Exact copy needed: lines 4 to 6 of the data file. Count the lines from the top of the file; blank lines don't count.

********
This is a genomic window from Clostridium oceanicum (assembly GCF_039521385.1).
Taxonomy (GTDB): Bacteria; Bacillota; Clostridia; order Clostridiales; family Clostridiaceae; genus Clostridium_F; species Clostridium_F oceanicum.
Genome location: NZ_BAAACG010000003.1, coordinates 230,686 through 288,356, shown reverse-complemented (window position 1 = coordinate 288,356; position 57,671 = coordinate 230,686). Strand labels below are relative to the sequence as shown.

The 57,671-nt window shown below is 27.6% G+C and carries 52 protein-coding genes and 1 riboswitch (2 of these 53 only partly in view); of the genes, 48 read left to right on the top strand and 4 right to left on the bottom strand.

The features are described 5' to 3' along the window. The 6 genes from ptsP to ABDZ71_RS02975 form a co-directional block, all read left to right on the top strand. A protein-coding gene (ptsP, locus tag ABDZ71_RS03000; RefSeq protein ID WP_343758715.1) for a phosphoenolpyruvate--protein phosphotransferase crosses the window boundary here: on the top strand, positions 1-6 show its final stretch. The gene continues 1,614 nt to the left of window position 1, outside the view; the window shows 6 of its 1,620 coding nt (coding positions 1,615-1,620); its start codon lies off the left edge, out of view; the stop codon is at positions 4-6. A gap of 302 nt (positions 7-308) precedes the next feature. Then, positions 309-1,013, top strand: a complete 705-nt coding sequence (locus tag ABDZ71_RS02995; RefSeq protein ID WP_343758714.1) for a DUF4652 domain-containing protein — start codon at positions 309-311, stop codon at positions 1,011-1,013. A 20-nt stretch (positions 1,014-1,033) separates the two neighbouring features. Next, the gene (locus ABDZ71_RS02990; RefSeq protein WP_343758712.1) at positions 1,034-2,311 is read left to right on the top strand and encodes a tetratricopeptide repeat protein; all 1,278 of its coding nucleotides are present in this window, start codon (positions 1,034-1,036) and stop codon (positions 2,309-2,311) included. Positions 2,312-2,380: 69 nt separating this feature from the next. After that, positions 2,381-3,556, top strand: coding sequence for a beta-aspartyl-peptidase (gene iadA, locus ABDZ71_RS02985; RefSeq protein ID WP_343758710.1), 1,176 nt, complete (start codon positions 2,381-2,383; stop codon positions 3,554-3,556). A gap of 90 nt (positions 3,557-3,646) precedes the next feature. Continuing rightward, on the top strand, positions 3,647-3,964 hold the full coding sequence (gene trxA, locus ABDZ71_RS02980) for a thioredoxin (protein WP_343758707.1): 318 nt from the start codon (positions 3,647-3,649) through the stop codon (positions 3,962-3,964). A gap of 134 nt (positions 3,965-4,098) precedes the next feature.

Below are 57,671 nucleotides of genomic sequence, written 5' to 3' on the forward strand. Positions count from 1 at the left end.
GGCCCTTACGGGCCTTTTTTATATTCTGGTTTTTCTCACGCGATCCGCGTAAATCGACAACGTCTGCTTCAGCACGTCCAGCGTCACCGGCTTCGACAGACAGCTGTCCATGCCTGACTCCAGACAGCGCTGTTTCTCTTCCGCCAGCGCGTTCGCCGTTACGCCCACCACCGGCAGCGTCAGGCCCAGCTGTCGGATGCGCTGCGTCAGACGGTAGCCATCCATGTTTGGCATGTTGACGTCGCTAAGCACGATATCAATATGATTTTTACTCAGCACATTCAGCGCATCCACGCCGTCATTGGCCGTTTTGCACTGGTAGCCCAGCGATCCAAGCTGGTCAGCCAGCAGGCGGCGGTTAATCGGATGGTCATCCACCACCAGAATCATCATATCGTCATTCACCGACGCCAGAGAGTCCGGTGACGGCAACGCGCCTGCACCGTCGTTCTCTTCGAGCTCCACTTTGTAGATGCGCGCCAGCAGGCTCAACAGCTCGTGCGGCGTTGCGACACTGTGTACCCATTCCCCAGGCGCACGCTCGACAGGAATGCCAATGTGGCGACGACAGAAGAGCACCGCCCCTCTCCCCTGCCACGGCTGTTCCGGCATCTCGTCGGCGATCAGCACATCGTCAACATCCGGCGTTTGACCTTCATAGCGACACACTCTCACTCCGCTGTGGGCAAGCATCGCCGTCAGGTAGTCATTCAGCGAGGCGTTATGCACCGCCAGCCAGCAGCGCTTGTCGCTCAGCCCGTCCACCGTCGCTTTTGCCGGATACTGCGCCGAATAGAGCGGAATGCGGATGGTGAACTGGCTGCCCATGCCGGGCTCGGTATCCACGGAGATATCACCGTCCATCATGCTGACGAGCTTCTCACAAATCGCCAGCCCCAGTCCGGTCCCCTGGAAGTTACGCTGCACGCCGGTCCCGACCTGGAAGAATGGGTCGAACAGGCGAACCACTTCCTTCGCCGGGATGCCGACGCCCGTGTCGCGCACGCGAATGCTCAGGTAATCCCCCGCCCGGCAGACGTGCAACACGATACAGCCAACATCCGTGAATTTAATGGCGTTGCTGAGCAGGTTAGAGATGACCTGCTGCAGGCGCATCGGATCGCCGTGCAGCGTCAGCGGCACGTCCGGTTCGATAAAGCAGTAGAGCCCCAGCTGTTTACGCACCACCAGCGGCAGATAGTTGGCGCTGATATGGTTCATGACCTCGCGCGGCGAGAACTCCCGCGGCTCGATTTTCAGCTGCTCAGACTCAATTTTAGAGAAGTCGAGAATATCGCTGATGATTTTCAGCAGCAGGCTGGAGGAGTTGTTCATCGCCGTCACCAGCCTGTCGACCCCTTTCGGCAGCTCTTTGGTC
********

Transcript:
The 57,671-nt window shown below is 27.6% G+C and carries 52 protein-coding genes and 1 riboswitch (2 of these 53 only partly in view); of the genes, 48 read left to right on the top strand and 4 right to left on the bottom strand.

The features are described 5' to 3' along the window. The 6 genes from ptsP to ABDZ71_RS02975 form a co-directional block, all read left to right on the top strand. A protein-coding gene (ptsP, locus tag ABDZ71_RS03000; RefSeq protein ID WP_343758715.1) for a phosphoenolpyruvate--protein phosphotransferase crosses the window boundary here: on the top strand, positions 1-6 show its final stretch. The gene continues 1,614 nt to the left of window position 1, outside the view; the window shows 6 of its 1,620 coding nt (coding positions 1,615-1,620); its start codon lies off the left edge, out of view; the stop codon is at positions 4-6. A gap of 302 nt (positions 7-308) precedes the next feature. Then, positions 309-1,013, top strand: a complete 705-nt coding sequence (locus tag ABDZ71_RS02995; RefSeq protein ID WP_343758714.1) for a DUF4652 domain-containing protein — start codon at positions 309-311, stop codon at positions 1,011-1,013. A 20-nt stretch (positions 1,014-1,033) separates the two neighbouring features. Next, the gene (locus ABDZ71_RS02990; RefSeq protein WP_343758712.1) at positions 1,034-2,311 is read left to right on the top strand and encodes a tetratricopeptide repeat protein; all 1,278 of its coding nucleotides are present in this window, start codon (positions 1,034-1,036) and stop codon (positions 2,309-2,311) included. Positions 2,312-2,380: 69 nt separating this feature from the next. After that, positions 2,381-3,556, top strand: coding sequence for a beta-aspartyl-peptidase (gene iadA, locus ABDZ71_RS02985; RefSeq protein ID WP_343758710.1), 1,176 nt, complete (start codon positions 2,381-2,383; stop codon positions 3,554-3,556). A gap of 90 nt (positions 3,557-3,646) precedes the next feature. Continuing rightward, on the top strand, positions 3,647-3,964 hold the full coding sequence (gene trxA, locus ABDZ71_RS02980) for a thioredoxin (protein WP_343758707.1): 318 nt from the start codon (positions 3,647-3,649) through the stop codon (positions 3,962-3,964). A gap of 134 nt (positions 3,965-4,098) precedes the next feature.

Below are 57,671 nucleotides of genomic sequence, written 5' to 3' on the forward strand. Positions count from 1 at the left end.